February 13, 2018 10:26 AM EST

Have you ever felt deeply disappointed that your partner failed to meet your Valentine’s Day expectations? If so, you’re not alone. Over the years, I’ve known many women, including me, who tried not to care about a “stupid Hallmark holiday” yet when push came to shove could not stop their feelings of disappointment. I’ve picked many a fight and stewed in “poor me” feelings because I felt unloved or unappreciated on Valentine’s Day. And it’s not just women who suffer on this holiday. My heart also goes out to men, who traditionally bear the burden of trying to guess what might please their partners — and these dynamics apply to couples of all identities. My point is that the roles we find ourselves in, either hoping for some specific treatment or feeling pressure to intuit our partners’ wishes, cooks up an unnecessary recipe for conflict. There is a better way than surrendering to antiquated roles imposed by stereotypes.

Two of my clients in my psychotherapy practice — let’s call them Jonathan and Rebecca — fought on every Valentine’s Day over the five they’d been together. The holiday was so fraught that they both started getting anxious as soon as February rolled around. Rebecca told me that Valentine’s Day was important to her. Her parents made a huge deal of it. Every year her mother and father went out for a romantic evening. Memories like these leave lasting impressions on how relationships are supposed to look. When we move from our family of origin to our adult relationships and things don’t look the same, it can be confusing. Rebecca harbored feelings that Jonathan didn’t love her as much as her father loved her mother.

Jonathan came from a highly accomplished family. His parents met at an Ivy League University and valued high academic achievement. Jonathan was not that good at conventional school — he learned better by “getting his hands dirty.” Not only did he feel enormous pressure from his parents, but he was also ashamed that he didn’t measure up. The more pressure he felt, the more anxiety and shame he experienced. Shutting down was the best way he could cope with his overwhelming feelings. Even though Jonathan is now an adult, he still folds under pressure, like the pressure to meet Rebecca’s high Valentine’s Day standards.

Childhood experiences — reinforced over years of life — form very strong brain cell networks. That’s the reason why the past affects us so much. Out of consciousness, we are often ruled by young parts of us acting from old memories, emotions and beliefs.

You might see now why Valentine’s Day created the perfect emotional storm for Jonathan and Rebecca. Rebecca desired a holiday that matched what she saw in her childhood. The pressure to please Rebecca on Valentine’s Day reminded Jonathan of the pressure to please his parents. It was overwhelming and caused him to withdraw. The couple was seeing and reacting to each other through old lenses born of childhood experiences.

Many couples don’t think to share their past Valentine’s Day experiences or sentiments in a calm way, or they never learned how to listen without reacting. As I tell my patients in couple’s therapy, “All there is is talking!” Effective and skillful communication is the solution. Couples can benefit from talking to each other about their Valentine’s Day hopes, dreams, dreads and anxieties, discovering new things about each other. They can share how their parents celebrated or ignored Valentine’s Day and the beliefs their parents held about the holiday. I have suggested to couples that they can make up silly games like Valentine’s Day 20 Questions — then, after sharing in whatever way they choose, to take advantage of the power of two to design a mutually satisfying holiday.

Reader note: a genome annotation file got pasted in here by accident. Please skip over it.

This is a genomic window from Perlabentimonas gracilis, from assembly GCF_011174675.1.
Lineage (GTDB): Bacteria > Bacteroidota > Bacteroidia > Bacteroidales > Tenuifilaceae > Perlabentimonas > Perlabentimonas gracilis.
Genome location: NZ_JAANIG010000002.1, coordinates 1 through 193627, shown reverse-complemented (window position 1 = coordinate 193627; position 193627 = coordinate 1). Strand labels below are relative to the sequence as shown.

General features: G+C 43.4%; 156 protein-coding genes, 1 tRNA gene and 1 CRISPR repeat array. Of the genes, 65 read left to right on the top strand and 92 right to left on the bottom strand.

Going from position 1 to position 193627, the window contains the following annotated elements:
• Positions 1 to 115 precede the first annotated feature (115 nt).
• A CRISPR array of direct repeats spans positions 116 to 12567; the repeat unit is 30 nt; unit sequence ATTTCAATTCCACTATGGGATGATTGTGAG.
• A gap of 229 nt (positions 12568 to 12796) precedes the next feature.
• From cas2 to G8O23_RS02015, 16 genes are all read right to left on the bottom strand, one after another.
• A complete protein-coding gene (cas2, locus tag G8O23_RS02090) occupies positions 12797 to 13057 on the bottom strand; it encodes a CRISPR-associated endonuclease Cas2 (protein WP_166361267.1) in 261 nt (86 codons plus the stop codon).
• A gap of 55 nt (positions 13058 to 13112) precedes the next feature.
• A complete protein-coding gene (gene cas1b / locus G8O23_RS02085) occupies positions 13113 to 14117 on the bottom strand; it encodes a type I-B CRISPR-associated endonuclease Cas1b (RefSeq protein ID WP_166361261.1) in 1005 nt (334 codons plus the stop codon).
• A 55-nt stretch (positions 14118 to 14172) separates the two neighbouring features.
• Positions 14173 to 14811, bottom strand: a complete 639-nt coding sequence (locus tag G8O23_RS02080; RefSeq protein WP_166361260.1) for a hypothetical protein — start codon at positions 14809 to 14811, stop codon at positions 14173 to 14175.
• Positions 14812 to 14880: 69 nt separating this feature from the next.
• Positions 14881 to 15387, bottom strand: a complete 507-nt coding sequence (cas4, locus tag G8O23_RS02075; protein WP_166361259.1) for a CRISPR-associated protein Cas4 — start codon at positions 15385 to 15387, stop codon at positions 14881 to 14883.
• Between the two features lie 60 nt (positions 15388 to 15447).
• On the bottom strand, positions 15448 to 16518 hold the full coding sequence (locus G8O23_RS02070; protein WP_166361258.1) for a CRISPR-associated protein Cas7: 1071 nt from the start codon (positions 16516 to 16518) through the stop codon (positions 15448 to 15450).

I sometimes suggest setting ground rules for discussing tender subjects like promising not to interrupt or making sure to take turns talking, mirroring back what one person says until they feel fully understood. The goal is to work together to first understand each other, and then to create a win-win plan for the holiday based in compromise.

I asked Rebecca if she was open to trying something different this year. I suggested they work together to plan a mutually pleasurable Valentine’s Day experience. This was her opportunity to help Jonathan plan an evening she wanted.

“My dad always planned a wonderful Valentine’s Day for mom. They looked so happy I just thought that’s what a man who loves a woman does. And I always dreamed of someone doing that for me,” Rebecca said with her head hanging down, tears falling down her cheeks. She would have to mourn the loss of her Valentine’s Day fantasy. When we mourn for what we wished for from our adult partner but cannot have, we are freer to find new ways of relating.

Following Rebecca’s emotional release, she came up with an idea: “I’d like Jonathan to make a reservation at a restaurant. I’ll pick my top three choices and he can surprise me with one he chooses. I’d like him to bring home a dozen yellow roses.”

“Jonathan is that something you can do?” I asked. Jonathan nodded an emphatic yes and thanked Rebecca for taking the pressure off. They both left willing to try something new this Valentine’s Day.

When two people who love and care about each other find themselves in the same fight over and over again, childhood feelings are likely involved. Slowing down to contact deeper emotions and listening to each other with curious — not defensive — open minds can help couples overcome stalemates. At its best, Valentine’s Day is about love. And love is about mutual caring and communication. What could be more symbolic of an equal, loving and interdependent relationship than co-creating a day to celebrate your bond?

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